Women in the mines
“It is a curse and a blessing,” says Eliza “Ging” Laudencia, a geologist, of the topography of the Philippines. Being in the “Pacific Ring of Fire,” the Philippines is vulnerable to earthquakes and volcanic eruptions and is studded with faults. But these same conditions “yield minerals and geothermal energy,” which offer a rich natural resource of precious metals, gems and sources of energy. “They go hand in hand,” Ging says.
The same minerals and energy sources have also given birth to a community of Filipino geologists, which used to be male-dominated but is now, says Ging, “about equal in number among men and women.”
Ging joined other women geologists, and board members of Diwata, a nongovernment organization representing “women in resource development,” at a recent Bulong Pulungan at Sofitel devoted to women in geology and the role of the industry and profession in national development. Diwata is chaired by former Foreign Affairs Secretary Delia Domingo Albert, with lawyer Patricia Bunye serving as president.
“Geology rocks!” declares Ging, a mother of six who specializes in the field of engineering geology and used to work with the National Power Corp.
Indeed, points out Ines Rosanna “Sana” Balangue-Tarriela in her presentation on “One Normal Day in Mining,” we use throughout the day and in much of our lives products with minerals and other mined materials, products we take for granted and yet depend on for our needs and convenience.
Sana is a real “child of the mines,” having spent much of her childhood in Marinduque where her father used to work for Marcopper mines.
Having spent 28 years in the mines, most of them as a geologist with Philex, Redempta “Dempta” Pena Baluda has reason to declare that she is “luckier than most women working in the cities.” For one, the Philex mine in Benguet was the setting for her own love story, for this is where she met her husband, then working as a nurse in the company hospital. This is also where they raised their four boys, all of them now somehow connected with Philex.
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The youngest of the “lady geologists” was Rodalee Ofrija, a mining engineer with the Chamber of Mines, who spoke about the efforts of mining companies to engage in corporate social responsibility programs not just in their areas of operations but around the country.
“CSR in mining is not new,” says Rodalee, noting how Baguio and environs “flourished” from a tiny hill station for American colonists seeking to escape the warm lowland, to the city it is now largely because of revenues from the mining companies. She says mining companies put in provisions for “roads, power, water” long before they even hope to begin making profits, and all of these infrastructures “have an impact on the surrounding communities,” empowering them and encouraging the people “to protect the environment.”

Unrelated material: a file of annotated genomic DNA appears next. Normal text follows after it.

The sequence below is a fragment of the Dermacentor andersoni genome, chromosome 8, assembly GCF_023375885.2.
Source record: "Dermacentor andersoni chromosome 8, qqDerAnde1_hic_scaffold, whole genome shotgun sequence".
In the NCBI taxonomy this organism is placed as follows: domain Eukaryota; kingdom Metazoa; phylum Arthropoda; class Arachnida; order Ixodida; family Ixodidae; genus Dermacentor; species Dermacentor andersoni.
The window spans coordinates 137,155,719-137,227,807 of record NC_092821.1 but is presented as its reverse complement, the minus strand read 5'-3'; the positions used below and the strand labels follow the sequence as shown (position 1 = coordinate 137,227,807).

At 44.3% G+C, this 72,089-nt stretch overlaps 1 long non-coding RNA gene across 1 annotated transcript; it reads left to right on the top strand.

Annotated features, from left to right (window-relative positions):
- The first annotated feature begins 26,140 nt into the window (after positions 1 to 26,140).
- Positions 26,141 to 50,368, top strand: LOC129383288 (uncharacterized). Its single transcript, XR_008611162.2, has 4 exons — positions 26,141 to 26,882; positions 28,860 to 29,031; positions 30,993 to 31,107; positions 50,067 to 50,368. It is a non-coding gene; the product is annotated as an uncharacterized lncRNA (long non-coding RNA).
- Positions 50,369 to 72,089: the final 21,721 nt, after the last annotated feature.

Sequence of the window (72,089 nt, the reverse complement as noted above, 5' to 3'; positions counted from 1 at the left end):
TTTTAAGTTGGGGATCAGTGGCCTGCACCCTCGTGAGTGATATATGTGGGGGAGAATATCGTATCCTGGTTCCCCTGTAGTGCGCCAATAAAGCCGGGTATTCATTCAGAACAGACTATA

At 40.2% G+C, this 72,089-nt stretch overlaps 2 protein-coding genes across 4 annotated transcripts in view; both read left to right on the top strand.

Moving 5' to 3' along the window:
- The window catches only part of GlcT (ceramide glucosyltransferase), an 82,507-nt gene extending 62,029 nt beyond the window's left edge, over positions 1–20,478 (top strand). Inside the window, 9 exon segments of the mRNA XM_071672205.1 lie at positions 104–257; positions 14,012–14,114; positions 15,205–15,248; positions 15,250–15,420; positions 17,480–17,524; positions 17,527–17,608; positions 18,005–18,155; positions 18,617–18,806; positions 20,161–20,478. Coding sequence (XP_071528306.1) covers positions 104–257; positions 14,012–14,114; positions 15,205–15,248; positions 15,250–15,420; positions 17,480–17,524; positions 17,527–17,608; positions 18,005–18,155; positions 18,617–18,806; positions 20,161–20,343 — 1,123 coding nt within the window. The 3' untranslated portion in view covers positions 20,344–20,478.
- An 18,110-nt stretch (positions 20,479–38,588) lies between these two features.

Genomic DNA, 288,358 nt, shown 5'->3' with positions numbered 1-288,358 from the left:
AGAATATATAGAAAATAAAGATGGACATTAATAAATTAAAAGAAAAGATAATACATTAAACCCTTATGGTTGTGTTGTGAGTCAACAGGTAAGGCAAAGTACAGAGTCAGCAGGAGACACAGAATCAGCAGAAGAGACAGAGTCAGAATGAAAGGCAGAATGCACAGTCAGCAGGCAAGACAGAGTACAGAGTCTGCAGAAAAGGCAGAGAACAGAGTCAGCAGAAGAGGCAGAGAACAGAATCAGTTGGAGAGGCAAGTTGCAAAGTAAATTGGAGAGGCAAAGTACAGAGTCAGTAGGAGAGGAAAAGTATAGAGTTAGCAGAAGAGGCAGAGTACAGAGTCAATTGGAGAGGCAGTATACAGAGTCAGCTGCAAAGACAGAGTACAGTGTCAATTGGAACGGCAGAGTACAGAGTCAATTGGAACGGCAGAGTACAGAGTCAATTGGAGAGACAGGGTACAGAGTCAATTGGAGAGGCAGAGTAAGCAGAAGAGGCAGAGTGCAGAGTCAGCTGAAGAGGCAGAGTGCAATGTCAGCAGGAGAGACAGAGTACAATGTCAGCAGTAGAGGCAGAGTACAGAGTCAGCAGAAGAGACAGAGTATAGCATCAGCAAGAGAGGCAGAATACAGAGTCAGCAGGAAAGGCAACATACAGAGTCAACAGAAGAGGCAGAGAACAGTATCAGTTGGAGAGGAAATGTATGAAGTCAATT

Outside their own areas of operations, the women geologists say, miners are likewise engaged in search, rescue and retrieval missions in the wake of earthquakes and landslides. Such was the case in the 1990 Northern Luzon earthquake, as well as in more recent disasters such as in Compostela Valley. Do they think Filipinos are capable of mounting rescue operations on the same scale as that in Chile? The women agree wholeheartedly, but remark that “such a disaster won’t happen here” because (legal) mines are required by law to have at least two shafts, unlike that in Chile which had only a single shaft.
Aside from involvement in search-and-rescue operations, mining companies also engage in broader community service efforts under the “Pusong Minero” program of the Chamber of Mines. In the wake of Tropical Storm “Sendong” and Typhoon “Pablo” in Northern Mindanao, for instance, mining companies conducted medical missions for communities badly hit by the disasters.
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But the really good news for geology students and graduates, men or women, is that the profession pays well, with starting salaries way above those in the very popular BPO (business process outsourcing) field.
A new geology graduate, even before passing the board, says Ging, is guaranteed a starting salary of P50,000, and often, as is the case with some of the women geologists on the panel, job offers come pouring in even before they finish the course. “And when you pass the board exams, you can even get a raise of at least P10,000.”
“It is a rewarding and exciting profession,” remarks Ging. Dempta adds that the perks and privileges are proof of “the good things one can get from the mines.” One of these, she adds, is that their work gives them a chance to develop their leadership skills, “even outside the mines, in our communities.”
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Speaking of women who break the mold and seek to lead their families and communities in the betterment of society, the Department of Women and Development Studies (DWDS) in the University of the Philippines Diliman is now accepting second-semester applications for its master of arts and diploma programs.
The DWDS is the only academic department of its kind in the Philippines and is a pioneer in the Asia-Pacific region. Its programs aim to provide a historical and comprehensive perspective to the study of gender and development, particularly in the context of the Global South and the Philippines.
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